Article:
Auto industry lines up against potential U.S. tariffs

general motors

The U.S. auto industry prompted President Donald Trump’s administration on Monday not to saddle imported cars and auto parts with steep tariffs, following the U.S. Commerce Department action to send a confidential report to the White House late on Sunday with its recommendations for how to move forward.

Some trade organizations also criticized the Commerce Department for keeping the details of its “Section 232” national security report shrouded in secrecy, which will make it much tougher for the industry to respond during the next 90 days Trump will have to evaluate it.

“Secrecy around the report only increases the uncertainty and concern across the industry created by the threat of tariffs,” the Motor and Equipment Manufacturers Association stated, noting that it was “alarmed and dismayed”.

“It is critical that our industry have the opportunity to review the recommendations and advise the White House on how proposed tariffs, if they are recommended, will put jobs at risk, impact consumers, and trigger a reduction in U.S. investments that could set us back decades.”

Spokespersons from the White House and the Commerce Department could not immediately be contacted.

The industry has cautioned that possible tariffs of up to 25 percent on millions of imported cars and parts would bring thousands of dollars to vehicle costs and potentially devastate the U.S economy by cutting jobs.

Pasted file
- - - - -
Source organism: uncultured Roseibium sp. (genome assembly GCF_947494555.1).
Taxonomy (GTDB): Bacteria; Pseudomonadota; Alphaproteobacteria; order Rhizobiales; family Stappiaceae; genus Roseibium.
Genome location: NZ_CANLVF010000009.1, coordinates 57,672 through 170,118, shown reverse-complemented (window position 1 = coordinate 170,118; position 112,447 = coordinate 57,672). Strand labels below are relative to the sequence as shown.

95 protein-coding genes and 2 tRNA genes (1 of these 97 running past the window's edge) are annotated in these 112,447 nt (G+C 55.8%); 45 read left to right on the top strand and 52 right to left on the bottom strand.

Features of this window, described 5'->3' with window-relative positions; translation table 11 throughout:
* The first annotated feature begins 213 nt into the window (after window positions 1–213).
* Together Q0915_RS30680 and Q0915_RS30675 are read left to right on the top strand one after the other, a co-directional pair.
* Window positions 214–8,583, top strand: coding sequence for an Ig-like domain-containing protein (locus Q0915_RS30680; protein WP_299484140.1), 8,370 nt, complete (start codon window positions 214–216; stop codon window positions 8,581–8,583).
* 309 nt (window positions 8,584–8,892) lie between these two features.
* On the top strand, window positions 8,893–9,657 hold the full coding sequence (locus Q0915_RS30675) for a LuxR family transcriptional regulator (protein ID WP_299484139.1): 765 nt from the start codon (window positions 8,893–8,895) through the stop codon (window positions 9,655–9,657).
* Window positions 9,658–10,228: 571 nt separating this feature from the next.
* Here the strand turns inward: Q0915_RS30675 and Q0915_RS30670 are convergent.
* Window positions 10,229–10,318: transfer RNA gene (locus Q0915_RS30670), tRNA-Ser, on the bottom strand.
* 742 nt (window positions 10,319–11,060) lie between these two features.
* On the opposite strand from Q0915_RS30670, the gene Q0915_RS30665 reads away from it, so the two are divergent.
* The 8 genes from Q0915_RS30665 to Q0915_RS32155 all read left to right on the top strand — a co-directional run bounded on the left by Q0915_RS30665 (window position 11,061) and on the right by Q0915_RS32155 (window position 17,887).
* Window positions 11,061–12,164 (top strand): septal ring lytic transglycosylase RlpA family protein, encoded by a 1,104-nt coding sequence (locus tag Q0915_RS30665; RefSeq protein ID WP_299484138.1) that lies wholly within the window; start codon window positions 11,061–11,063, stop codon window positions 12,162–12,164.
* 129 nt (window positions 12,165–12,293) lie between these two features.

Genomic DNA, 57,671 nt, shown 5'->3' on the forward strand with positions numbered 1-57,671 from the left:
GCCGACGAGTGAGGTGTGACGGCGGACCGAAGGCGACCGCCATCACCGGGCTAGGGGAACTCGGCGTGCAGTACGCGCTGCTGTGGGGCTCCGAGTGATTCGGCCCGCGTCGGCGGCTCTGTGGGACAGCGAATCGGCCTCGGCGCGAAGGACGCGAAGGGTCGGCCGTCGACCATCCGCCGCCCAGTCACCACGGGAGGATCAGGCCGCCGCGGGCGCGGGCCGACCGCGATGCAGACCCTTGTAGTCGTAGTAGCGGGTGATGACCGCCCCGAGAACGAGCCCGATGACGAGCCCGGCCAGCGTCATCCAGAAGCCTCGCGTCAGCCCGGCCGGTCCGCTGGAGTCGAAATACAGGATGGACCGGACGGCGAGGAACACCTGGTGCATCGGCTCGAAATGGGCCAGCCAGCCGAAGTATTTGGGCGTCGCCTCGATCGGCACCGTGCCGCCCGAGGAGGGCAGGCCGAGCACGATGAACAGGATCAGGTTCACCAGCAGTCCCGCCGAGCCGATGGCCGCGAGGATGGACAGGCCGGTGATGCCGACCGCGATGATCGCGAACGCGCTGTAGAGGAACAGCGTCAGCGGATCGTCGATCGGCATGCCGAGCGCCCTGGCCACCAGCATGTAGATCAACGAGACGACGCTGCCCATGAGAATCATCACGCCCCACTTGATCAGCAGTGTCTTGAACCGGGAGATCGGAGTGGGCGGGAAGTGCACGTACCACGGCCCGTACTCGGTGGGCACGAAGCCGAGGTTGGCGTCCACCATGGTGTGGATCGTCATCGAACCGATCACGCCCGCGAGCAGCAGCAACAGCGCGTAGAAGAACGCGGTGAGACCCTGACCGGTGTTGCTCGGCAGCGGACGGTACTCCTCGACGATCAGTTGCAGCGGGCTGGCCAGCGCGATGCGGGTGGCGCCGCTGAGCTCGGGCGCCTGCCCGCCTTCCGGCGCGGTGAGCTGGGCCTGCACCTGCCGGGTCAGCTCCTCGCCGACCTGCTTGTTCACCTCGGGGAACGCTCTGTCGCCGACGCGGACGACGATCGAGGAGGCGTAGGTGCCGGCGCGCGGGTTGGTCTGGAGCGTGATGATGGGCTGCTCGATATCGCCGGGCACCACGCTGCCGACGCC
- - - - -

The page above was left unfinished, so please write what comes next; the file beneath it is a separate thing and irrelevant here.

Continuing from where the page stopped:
Administration officials have stated tariff threats on autos are a way to win concessions from Japan and the EU. In 2019, Trump agreed not to impose tariffs as long as discussions with the two trading partners were proceeding in a productive manner.

Some Republican lawmakers have also stated they share the industry’s issues.

In a statement released on Monday, Republican Congresswoman Jackie Walorski stated she fears the Commerce Department’s report could “set the stage for costly tariffs on cars and auto parts”.

“President Trump is correct to seek a level playing field for American businesses and workers, but the best way to do that is with a scalpel, not an axe,” she included.

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